Five Ways to Get More from Your Yoga Class

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DSC_7082 (2)When you make the decision to become a yoga instructor you make a commitment to continually find new ways to get more from your students. Yoga is a process of continual improvement – so progression is important to ensure your class continues to move forward and achieve their goals. Here are five ways to get more from your yoga class:

1. Set expectations at the start of each class

Before you start warming up, and transitioning your class into the poses, you need to make sure they know exactly what to expect – and what is expected from them.

Welcome your students into the class, focusing on new students to help them feel at ease. Give your students a brief overview of how you intend to spend the session. This doesn’t need to be an in-depth analysis of each pose – you’ll do this as you move through the class – but a short summary to set their expectations.

Tell them what the main focus of the class will be, the pace at which you’ll be working, and how they should approach the scaling options. If you have a hands-on approach, let them know you’ll be moving around the room to adjust them, if necessary.

When you clearly set the expectations, your students can prepare themselves mentally for the class and make sure they provided you with the expected level of focus and attention.

2. Remove any distractions

Before your students arrive, remove any distractions from the room. If the sun is bright, and shining through the window, close the blinds or curtains to ensure this doesn’t distract or obscure students’ view of you at the front of the class.

Keep the space as clear as possible. If you’re working in a gym studio, remove any unnecessary equipment to create an open, inviting space.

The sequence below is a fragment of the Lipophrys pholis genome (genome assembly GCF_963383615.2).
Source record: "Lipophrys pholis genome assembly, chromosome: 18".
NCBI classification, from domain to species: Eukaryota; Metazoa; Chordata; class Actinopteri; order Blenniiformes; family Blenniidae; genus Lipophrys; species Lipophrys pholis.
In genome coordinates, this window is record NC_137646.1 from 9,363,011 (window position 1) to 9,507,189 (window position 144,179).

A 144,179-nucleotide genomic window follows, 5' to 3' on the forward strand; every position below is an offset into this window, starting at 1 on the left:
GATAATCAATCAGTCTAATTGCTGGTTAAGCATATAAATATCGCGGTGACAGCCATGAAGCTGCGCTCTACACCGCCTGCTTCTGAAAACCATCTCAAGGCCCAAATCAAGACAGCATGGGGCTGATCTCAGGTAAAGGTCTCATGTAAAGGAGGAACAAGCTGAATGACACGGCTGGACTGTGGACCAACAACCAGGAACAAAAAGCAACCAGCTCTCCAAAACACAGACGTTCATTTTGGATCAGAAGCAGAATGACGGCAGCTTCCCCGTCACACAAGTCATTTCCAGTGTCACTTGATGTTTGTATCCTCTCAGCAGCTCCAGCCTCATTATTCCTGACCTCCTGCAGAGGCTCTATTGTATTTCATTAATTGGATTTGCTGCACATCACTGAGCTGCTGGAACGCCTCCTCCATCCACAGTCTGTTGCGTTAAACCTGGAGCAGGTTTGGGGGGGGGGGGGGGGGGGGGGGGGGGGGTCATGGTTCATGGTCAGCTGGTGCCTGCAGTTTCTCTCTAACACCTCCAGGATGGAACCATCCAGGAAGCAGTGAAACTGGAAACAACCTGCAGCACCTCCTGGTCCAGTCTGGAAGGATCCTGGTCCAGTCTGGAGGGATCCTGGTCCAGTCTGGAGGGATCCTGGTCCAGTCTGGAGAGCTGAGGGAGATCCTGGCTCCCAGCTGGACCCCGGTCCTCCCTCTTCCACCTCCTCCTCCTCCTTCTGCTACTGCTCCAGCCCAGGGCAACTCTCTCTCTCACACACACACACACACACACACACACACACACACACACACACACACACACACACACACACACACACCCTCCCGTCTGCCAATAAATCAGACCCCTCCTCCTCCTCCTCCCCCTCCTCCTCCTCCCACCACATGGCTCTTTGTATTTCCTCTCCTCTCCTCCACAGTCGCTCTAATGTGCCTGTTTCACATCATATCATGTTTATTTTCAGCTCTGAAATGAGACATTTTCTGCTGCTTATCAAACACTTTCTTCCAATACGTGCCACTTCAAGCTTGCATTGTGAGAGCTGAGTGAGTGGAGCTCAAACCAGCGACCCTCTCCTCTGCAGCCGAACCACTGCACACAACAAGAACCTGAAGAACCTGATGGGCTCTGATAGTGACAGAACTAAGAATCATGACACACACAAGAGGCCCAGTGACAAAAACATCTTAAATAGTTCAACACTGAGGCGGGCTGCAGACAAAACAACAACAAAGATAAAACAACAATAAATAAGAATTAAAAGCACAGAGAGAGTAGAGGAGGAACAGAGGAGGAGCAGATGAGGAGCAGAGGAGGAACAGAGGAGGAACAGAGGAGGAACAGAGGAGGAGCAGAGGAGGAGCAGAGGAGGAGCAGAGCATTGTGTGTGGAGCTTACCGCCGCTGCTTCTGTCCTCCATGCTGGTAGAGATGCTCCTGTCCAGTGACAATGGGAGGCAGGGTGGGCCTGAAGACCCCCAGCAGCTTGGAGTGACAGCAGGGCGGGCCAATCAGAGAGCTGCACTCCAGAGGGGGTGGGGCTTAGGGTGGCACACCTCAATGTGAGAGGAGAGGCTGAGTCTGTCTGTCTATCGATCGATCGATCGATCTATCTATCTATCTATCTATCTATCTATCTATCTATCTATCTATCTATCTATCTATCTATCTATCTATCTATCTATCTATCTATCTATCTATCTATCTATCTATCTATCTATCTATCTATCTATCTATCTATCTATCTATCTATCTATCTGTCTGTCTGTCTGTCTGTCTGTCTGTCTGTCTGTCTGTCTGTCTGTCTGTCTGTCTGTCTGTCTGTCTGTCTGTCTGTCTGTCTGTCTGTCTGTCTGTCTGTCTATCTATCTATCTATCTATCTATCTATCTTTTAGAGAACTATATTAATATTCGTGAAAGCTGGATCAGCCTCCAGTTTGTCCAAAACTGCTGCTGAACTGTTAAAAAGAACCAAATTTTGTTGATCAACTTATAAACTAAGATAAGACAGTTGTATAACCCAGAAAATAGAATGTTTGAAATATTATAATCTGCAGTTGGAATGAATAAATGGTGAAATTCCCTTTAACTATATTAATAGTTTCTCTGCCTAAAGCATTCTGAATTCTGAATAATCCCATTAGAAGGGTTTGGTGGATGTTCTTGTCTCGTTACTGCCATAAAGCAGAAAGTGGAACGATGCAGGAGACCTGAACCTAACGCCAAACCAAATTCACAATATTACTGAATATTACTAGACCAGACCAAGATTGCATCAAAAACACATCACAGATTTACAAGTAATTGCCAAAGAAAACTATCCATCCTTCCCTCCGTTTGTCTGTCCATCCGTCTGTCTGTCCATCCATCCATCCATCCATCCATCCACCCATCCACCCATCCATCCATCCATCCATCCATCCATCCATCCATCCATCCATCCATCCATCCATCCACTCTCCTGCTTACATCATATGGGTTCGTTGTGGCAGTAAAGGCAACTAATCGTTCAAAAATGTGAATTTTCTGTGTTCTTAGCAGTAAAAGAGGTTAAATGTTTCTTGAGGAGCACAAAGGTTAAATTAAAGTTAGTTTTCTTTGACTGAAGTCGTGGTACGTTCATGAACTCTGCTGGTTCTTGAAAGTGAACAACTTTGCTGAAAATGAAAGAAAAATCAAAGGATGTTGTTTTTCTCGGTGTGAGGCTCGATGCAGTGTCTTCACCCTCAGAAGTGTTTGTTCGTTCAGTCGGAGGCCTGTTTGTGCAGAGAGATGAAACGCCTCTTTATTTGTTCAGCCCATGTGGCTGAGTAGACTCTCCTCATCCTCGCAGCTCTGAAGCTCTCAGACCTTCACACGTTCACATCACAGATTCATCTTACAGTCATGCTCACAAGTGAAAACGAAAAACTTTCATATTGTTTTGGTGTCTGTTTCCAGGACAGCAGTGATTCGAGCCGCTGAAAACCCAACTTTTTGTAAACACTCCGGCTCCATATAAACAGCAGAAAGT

As your students begin to arrive, as you set your expectations, be clear when it comes to distractions. Ask them to turn off any mobile phones, and make sure they’re comfortable before they start. Advise them on clothing – if the class will be slow-paced, and your students are likely to feel cold, tell them. Likewise, if you’re going to be moving quickly, suggest they might want to remove any jumpers or sweatshirts. This helps them prepare for the lesson ahead, and minimise distraction when they need to adjust their clothing during the lesson.

3. Be approachable 

A good yoga instructor needs to know their students well. Provide an open and friendly environment, and arrive early so your students may discuss any concerns or issues before the class begins.

This is especially important when you’re teaching a beginners class, as your students may feel overwhelmed, anxious, or even intimidated by the new environment.

Answer any questions warmly, no matter how trivial they may seem, and always prioritise the needs of your class, as individuals.

4. Provide scalable options and progressions

One of the main challenges of teaching a yoga class is learning how to balance the different levels of skill and flexibility. Even in a beginner’s class, the ability varies dramatically. Some are naturally flexible, but not very strong. Others may be strong, but find it difficult to touch their own toes.

Try to assess the ability of your individual students as early as possible, and provide suitable scaling options and progressions when required. Make it clear to the class that these are acceptable and worthwhile, so they don’t feel inferior if they can’t manage the prescribed pose. This will encourage your students to work at the appropriate level, which will accelerate the learning process.

5. Give your students homework

Your students’ learning shouldn’t end when the class does. Each week, set a small task for your class to take away with them. This could be a practical task, such as a stretch to prepare them for next week’s planned activities, or a spiritual task, to help them connect with the wider aspects of yoga practice. Either way, encourage them to come to the next class with more knowledge and understanding than they leave you with.

Written by The Yoga People




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© Copyright Rebecca Dalby 2015